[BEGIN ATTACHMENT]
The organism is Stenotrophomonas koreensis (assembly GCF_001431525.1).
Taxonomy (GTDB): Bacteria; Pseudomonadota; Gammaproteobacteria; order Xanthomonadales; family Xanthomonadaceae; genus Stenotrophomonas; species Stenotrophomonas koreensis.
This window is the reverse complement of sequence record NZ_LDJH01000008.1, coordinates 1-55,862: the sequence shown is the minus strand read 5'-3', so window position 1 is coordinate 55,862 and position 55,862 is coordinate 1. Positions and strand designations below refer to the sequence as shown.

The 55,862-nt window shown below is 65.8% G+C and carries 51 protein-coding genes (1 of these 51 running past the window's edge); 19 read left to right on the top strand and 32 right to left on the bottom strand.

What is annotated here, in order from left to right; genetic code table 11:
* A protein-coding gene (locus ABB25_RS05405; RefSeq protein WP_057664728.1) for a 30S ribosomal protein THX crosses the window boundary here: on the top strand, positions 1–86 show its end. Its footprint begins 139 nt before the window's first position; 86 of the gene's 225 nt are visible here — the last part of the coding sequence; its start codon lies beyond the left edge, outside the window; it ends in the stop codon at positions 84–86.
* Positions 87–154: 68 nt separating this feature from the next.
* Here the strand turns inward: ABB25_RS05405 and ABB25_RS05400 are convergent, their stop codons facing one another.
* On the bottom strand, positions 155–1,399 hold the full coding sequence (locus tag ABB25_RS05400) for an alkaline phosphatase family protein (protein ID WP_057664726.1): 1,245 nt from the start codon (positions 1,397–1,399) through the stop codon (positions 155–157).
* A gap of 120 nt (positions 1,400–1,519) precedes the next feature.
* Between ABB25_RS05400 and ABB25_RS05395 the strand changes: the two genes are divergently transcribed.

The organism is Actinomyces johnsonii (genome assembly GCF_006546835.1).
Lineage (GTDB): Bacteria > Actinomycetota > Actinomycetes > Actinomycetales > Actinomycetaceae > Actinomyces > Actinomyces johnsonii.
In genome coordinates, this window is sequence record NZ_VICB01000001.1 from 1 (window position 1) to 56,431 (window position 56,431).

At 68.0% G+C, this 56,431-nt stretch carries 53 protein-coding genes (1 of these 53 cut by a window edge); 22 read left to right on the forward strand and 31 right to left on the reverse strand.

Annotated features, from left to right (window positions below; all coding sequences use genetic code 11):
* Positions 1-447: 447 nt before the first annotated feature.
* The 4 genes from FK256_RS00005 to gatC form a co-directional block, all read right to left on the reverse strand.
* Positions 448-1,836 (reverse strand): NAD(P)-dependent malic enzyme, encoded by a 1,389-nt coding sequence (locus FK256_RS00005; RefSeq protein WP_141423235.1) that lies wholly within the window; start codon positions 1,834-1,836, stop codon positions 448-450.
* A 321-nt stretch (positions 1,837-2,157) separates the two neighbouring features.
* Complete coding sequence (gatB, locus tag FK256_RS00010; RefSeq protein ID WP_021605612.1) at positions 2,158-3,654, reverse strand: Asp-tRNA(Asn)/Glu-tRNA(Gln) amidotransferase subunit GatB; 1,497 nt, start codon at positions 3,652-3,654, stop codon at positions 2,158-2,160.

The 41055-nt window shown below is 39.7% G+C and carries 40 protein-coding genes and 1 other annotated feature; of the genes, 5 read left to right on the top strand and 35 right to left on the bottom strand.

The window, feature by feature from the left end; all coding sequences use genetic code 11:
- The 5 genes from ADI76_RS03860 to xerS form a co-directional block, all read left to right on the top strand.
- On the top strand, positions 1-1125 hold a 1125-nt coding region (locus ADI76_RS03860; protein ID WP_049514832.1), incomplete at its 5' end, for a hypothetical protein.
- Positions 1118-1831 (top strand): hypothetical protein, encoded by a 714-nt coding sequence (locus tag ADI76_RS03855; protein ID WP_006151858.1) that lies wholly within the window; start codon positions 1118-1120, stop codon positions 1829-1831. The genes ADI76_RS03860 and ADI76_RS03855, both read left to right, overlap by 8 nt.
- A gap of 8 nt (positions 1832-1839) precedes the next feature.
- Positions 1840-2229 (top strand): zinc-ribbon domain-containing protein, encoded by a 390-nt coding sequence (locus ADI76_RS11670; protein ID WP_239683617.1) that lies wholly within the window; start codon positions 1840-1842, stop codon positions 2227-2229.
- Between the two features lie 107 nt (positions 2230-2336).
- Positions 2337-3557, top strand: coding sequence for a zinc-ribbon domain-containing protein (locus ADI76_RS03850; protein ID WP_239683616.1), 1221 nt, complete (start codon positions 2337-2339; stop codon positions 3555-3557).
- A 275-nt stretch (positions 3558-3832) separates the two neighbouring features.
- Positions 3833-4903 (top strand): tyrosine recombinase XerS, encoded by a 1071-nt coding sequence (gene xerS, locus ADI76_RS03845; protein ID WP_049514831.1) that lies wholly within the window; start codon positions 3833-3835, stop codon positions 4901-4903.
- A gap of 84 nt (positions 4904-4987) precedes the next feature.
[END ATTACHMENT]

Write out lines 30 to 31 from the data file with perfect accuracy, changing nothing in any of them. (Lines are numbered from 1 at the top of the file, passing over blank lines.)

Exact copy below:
- Positions 2337-3557, top strand: coding sequence for a zinc-ribbon domain-containing protein (locus ADI76_RS03850; protein ID WP_239683616.1), 1221 nt, complete (start codon positions 2337-2339; stop codon positions 3555-3557).
- A 275-nt stretch (positions 3558-3832) separates the two neighbouring features.